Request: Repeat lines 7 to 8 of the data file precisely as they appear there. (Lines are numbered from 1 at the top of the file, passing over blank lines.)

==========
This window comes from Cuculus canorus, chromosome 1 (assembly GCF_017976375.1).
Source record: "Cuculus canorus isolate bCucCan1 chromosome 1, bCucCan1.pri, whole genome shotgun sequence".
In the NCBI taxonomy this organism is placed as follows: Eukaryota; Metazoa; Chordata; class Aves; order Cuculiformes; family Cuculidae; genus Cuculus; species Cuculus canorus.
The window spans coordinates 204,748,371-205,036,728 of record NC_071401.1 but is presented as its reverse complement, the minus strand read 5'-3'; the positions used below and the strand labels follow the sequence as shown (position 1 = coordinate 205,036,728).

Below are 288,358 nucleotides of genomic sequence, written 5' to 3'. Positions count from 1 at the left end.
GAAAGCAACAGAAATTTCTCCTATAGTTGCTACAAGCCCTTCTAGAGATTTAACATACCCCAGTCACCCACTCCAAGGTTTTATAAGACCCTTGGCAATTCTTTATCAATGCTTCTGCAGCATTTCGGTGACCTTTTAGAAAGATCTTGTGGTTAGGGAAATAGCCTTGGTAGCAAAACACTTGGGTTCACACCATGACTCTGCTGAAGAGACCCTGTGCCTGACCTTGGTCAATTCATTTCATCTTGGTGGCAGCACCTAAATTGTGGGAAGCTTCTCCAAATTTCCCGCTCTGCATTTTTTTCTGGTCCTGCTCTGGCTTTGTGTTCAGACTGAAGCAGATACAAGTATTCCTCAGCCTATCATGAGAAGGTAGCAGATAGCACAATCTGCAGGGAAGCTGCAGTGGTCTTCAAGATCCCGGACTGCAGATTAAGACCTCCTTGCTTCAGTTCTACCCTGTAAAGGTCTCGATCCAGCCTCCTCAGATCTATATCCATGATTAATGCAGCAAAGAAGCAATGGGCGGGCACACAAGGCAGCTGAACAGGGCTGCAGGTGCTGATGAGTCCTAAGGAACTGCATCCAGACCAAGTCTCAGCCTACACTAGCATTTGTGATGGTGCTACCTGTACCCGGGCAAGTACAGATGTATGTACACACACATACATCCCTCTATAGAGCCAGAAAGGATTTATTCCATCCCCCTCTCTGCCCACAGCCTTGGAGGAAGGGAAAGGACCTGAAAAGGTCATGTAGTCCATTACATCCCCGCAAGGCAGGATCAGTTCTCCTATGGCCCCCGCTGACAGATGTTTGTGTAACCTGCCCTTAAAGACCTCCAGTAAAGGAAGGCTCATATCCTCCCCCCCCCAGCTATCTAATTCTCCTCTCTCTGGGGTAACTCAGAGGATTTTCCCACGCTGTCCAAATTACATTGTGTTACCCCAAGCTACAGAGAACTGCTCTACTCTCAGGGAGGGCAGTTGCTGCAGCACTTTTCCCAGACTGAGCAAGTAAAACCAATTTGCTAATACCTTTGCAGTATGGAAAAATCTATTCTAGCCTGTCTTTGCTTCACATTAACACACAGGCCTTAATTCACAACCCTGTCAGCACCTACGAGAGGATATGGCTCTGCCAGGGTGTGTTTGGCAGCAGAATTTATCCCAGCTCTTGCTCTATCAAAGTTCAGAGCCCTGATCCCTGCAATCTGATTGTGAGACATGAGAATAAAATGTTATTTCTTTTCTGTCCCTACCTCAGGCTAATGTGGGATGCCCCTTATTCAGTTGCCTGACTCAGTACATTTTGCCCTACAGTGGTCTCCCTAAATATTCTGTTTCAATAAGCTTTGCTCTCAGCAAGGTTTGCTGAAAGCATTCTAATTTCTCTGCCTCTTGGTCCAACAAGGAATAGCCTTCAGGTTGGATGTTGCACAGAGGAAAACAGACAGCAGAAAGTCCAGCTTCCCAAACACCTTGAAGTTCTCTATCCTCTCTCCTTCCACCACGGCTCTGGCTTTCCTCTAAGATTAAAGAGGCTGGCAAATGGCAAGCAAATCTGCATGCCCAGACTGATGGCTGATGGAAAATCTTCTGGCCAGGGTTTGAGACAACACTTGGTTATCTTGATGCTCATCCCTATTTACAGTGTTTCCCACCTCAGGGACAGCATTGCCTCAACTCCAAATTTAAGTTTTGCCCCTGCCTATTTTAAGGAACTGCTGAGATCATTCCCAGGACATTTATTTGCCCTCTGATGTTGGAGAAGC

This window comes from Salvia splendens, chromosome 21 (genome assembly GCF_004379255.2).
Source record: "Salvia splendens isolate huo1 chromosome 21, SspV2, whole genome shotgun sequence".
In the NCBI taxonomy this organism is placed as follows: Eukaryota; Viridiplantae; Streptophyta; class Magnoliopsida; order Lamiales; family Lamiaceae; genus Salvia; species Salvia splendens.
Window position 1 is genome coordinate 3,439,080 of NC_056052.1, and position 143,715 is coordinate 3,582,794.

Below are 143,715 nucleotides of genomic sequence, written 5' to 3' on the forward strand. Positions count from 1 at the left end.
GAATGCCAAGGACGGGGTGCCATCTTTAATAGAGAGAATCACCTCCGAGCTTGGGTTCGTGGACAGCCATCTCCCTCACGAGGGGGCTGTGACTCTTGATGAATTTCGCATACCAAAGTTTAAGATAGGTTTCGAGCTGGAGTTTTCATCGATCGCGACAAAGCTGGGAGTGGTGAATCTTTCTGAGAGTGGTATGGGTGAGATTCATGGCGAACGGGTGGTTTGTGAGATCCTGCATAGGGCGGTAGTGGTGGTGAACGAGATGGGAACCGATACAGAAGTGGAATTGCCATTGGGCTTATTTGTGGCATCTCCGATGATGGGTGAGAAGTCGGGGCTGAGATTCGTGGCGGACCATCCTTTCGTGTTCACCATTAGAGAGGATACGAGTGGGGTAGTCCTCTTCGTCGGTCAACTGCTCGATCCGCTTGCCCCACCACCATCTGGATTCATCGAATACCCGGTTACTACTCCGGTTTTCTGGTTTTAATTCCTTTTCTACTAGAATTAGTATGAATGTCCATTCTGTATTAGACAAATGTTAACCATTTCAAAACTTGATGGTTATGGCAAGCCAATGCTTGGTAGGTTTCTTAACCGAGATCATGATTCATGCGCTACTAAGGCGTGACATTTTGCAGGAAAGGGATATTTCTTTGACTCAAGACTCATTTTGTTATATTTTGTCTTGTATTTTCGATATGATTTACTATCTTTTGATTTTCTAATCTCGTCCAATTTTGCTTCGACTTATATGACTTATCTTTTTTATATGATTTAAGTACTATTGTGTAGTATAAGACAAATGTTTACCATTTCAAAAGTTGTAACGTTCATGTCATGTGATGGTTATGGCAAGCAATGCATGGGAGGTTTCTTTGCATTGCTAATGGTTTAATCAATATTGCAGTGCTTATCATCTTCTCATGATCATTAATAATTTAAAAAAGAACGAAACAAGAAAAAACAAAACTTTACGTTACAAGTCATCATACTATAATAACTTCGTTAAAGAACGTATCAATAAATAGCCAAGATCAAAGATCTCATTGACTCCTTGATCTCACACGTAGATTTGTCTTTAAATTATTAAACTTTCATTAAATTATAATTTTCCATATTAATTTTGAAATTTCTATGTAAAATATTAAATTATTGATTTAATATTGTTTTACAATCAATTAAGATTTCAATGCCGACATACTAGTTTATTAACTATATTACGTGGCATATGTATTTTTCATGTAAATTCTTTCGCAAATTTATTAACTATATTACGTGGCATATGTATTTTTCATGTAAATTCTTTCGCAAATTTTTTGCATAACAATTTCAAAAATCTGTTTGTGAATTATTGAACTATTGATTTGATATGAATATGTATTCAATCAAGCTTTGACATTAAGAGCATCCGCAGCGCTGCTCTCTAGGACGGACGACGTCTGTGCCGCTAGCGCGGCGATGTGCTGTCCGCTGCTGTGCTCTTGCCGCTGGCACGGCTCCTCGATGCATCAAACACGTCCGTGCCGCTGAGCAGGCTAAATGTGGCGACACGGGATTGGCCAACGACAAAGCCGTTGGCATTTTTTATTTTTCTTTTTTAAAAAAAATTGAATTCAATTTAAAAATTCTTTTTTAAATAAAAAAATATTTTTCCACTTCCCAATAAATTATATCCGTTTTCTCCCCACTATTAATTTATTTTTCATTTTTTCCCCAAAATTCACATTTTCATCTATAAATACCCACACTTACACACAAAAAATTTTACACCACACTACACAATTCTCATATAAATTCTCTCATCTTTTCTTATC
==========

This window comes from Salvia splendens, chromosome 21 (genome assembly GCF_004379255.2).
Source record: "Salvia splendens isolate huo1 chromosome 21, SspV2, whole genome shotgun sequence".